MD Diary Notebook pros and cons

2018 was a busy, complex year. In 2019 I’m going simple.  As simple as possible whilst still being effective. So when searching for a paper planner, that was my main focus. After a wide range of searches, I settled on the MD Diary Notebook and now we’re a few weeks in, it’s serving me well.

Why simple?

In 2018, my morning routine was too much to handle. Becoming a new mom meant I needed less if I wanted to get any real work done, but instead I somehow started to hold onto the morning routine as being work in itself. In short, I used it for procrastination, whilst still checking boxes and feeling good about myself. When doing my yearly review it was abundantly clear how little work actually got done. This year, my goal is to simplify everything in order to focus on what matters.

To give you an idea of how much I need to simplify things, here is a list of all the paper based products I used last year as part of my ‘routine’.

  • A one line a day memory book
  • A Leuchturrm weekly planner
  • Trigg Life Mapper
  • Midori Travelers Notebook and inserts (x3)
  • Pocket notebooks, e.g. Field Notes (x5)
  • A5 notebooks for journaling (x8)
  • A5 notebooks for creative projects (x1)

It’s no great surprise that traveling this year was nothing short of impossible unless I only wanted paper in my hand luggage. For this year, my goal is to stick with the following:

  • A one line a day memory book
  • MD Diary Notebook
  • Pocket notebooks for ideas on the go
  • A5 notebooks for creative ideas

That’s a serious cut and I still want to keep the elements that work. Journaling has kept me sane after countless sleepless nights and full time work days, so I don’t want to let it go completely.

So why choose the MD Diary Notebook?

Firstly, the majority of the book is lined pages, with slightly darker lines splitting the page into quarters. It allows me the free form elements to control the pieces of my practice, but the structure allows me to limit it to a single page per day. That in itself reduces the procrastination time. I’m not artistic enough for a fancy BuJo, but as Ryder Carroll himself pointed out in his recent post, it’s not about prettiness and social media likes, it’s about serving a purpose.

This gives me the pages I need without requiring me to brush up on my calligraphy, or having to draw out calendar pages. If you do like artistic and pretty, then the lined format is much less likely to work for you.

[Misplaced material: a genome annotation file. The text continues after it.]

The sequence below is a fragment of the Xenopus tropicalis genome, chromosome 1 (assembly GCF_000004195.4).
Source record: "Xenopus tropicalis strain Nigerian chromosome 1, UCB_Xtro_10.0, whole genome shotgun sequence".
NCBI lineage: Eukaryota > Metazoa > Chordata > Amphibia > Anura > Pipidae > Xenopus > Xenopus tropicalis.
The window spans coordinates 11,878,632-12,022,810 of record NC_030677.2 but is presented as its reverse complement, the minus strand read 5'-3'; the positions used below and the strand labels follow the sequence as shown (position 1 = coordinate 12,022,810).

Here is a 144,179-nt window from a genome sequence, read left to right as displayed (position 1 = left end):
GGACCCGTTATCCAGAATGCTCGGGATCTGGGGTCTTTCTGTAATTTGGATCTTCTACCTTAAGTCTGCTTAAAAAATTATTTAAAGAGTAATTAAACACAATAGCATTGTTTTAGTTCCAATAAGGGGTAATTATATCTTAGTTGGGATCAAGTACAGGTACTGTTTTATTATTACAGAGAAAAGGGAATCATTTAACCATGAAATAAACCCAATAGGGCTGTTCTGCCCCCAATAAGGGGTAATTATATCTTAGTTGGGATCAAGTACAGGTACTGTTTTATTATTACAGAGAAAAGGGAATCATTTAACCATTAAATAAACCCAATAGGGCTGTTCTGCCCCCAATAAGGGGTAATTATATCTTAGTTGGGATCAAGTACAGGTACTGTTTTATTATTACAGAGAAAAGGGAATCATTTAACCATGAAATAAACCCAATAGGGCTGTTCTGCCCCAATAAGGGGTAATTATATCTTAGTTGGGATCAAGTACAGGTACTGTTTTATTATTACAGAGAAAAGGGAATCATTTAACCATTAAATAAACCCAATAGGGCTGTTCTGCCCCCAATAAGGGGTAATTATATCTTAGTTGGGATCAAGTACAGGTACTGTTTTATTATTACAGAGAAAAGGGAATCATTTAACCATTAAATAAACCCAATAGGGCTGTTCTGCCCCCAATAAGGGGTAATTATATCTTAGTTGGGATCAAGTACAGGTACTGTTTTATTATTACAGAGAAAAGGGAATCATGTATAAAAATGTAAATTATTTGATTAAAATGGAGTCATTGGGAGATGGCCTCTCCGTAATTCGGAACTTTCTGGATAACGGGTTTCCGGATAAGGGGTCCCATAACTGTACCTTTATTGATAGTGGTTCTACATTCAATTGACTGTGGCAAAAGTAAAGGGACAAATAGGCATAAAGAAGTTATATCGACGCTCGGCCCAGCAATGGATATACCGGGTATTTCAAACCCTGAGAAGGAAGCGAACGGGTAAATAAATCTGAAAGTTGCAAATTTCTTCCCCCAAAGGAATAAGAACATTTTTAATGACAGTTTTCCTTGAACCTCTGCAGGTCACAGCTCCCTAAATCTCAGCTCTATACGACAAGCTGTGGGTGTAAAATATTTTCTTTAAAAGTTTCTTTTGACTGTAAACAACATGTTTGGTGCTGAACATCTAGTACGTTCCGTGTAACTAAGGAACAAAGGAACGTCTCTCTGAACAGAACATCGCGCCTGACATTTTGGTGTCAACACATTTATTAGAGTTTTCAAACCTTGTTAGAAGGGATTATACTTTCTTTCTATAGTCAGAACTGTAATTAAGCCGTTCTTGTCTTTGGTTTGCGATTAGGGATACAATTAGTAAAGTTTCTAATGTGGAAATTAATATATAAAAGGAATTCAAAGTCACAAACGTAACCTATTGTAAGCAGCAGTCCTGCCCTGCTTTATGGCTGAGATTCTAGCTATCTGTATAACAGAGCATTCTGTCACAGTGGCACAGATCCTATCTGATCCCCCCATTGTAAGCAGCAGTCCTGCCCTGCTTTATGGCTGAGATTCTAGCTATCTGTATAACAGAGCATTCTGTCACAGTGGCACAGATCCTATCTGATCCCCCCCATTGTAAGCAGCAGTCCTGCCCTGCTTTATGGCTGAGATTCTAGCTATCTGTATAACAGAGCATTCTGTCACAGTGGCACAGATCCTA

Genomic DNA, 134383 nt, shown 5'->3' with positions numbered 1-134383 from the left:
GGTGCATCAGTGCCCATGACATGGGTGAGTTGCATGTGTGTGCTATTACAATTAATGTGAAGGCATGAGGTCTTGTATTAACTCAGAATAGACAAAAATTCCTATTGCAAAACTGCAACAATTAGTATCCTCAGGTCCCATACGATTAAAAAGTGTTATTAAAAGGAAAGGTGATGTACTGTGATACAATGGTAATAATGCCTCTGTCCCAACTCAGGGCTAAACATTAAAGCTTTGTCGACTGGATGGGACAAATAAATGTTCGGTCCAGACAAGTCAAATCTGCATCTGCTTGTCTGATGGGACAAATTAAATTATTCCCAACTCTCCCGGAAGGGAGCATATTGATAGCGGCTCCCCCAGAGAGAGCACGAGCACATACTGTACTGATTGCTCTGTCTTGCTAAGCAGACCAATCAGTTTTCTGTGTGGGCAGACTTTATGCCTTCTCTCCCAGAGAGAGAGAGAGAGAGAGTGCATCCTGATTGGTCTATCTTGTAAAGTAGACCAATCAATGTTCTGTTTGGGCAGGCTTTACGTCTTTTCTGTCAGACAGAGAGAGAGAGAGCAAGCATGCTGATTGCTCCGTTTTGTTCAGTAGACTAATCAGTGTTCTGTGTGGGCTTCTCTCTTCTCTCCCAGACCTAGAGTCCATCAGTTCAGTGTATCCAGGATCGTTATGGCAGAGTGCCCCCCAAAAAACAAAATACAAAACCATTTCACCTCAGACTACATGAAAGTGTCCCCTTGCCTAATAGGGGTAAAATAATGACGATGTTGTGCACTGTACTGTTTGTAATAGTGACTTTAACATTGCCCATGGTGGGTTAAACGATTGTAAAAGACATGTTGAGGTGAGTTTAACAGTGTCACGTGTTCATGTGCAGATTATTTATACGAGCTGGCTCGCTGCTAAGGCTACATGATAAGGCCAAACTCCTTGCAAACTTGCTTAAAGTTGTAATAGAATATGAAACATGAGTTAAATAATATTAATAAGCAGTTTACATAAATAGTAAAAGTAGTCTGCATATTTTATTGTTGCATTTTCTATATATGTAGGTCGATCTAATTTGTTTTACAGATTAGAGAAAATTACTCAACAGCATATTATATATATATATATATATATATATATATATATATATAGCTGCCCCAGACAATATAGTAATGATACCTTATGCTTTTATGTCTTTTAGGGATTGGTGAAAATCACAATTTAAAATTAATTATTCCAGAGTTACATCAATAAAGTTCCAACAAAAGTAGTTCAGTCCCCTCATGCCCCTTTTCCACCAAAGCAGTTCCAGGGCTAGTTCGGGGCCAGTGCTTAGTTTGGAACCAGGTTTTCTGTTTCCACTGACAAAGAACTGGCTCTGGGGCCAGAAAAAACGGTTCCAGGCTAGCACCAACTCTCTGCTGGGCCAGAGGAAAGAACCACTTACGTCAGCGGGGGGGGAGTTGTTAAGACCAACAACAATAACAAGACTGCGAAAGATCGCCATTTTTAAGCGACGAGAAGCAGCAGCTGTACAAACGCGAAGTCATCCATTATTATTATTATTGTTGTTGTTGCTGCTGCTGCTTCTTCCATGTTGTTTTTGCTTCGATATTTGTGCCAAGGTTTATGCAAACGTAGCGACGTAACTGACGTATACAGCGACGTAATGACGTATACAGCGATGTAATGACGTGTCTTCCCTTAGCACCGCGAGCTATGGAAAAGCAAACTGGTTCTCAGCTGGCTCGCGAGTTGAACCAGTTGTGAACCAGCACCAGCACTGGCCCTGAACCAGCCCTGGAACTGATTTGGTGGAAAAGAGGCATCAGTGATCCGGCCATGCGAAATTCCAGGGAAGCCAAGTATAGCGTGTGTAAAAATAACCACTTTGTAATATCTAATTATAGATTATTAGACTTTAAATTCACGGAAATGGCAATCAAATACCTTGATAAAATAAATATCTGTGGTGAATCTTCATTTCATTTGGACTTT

I use the first quarter to write down three things I’m grateful for, a positive affirmation and my main goal for the day. That then leaves me the remainder of a page to do a brain dump and get any nagging thoughts or events I want to remember in the future off my mind.

Monthly Calendar View

The MD diary allows me to combine my planning and routine together so that when I travel, everything is in one place. Each month has a square for each day, with a wide right-hand margin and further space at the bottom of the page.

Admittedly I have to keep my writing small and neat to make this work. Many would argue that it doesn’t leave much space for a whole month’s worth of planning, but again this forces constraint. Is it really going to get done this month or is it more of a wish-list item? I use a digital app as my actual task management system because I’m very granular (a typical GTD-er) so don’t need that space for long lists.

The Year View

The year view is also compact. Perhaps a little too compact for most people.

Again there is space down the side for important notes, but I’m guessing this section will work with different coloured highlighters and a key to what they actually mean in the margin.

Of course, form factor isn’t everything. There still needs to be sufficient quality and that is something I’ve always found to be the case with any Midori product. The paper works well with every fountain pen I’ve thrown at it, including a 1.5 stub nib with reasonably wet ink. Due to the space restrictions, the majority of users are likely to be writing with a medium nib at most, so I don’t see this being a problem.

General planner-procrastination observations

Last year I spent far less time on creative ideas. There were probably fewer A5 notebooks in comparison to previous years, but the ones I did fill were packed with naval gazing more than actual work. Similarly I used a LOT less pocket notebooks. Looking back, that was because I was firefighting for much of the time and my old GTD habit of capturing thoughts and ideas to put into my system began to slide.

So far I can completely recommend my new setup as a way to control the start of your day, but as is the case with these things, the true test is if it is still working for me by the time that second quarter of 2019 rolls around.

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